“You have to look at having at least 20% to 25% [more] money on the side of your project,” she advises, “just in case of unforeseen conditions.”
3. Order materials early
Backorders and slow order fulfillment can stop renovations in their tracks. That’s why it’s essential to select and order tiles, fixtures and other materials your contractor requests as early as possible. It’s also crucial to choose products that are in stock and can be delivered quickly.
“Make sure you have everything ready and available,” Davila says. “You don’t want to order something and find out you’re on hold for six weeks, and your whole project stops for that item.”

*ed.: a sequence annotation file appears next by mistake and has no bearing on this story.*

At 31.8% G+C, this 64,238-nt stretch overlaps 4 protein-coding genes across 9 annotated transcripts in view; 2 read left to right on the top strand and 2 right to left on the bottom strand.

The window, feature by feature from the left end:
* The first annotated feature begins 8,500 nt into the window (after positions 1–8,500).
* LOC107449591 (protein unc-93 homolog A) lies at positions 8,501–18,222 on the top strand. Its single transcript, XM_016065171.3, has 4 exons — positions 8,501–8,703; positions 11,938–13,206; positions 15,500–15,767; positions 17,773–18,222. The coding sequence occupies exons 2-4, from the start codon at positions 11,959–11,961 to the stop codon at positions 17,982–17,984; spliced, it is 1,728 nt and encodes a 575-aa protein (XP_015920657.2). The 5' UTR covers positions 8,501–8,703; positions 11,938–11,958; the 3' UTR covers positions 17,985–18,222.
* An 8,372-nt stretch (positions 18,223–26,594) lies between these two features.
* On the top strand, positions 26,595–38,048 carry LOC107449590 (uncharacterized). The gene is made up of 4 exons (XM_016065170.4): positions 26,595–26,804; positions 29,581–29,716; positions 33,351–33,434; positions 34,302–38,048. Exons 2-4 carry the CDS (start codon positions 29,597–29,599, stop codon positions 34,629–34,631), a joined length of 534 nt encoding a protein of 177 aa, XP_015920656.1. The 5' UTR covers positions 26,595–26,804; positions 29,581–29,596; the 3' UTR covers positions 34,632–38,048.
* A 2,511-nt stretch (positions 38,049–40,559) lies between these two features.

4. Pay attention to permits
To maintain building codes and regulations, renovations often require permits. Be aware that the larger your project is, the longer it may take for permit approval — and for very large jobs, it could take months.
Professional contractors generally have a good feel for permit requirements and lead times and should know when to file to keep your project on schedule. Merrick warns that if a contractor asks you to get a permit yourself, that’s a major red flag.
“Any time a contractor asks a homeowner to pull a permit, there’s a reason,” he cautions. “They’re either lazy or they’re not properly licensed. They’re usually doing it because they’re not licensed.”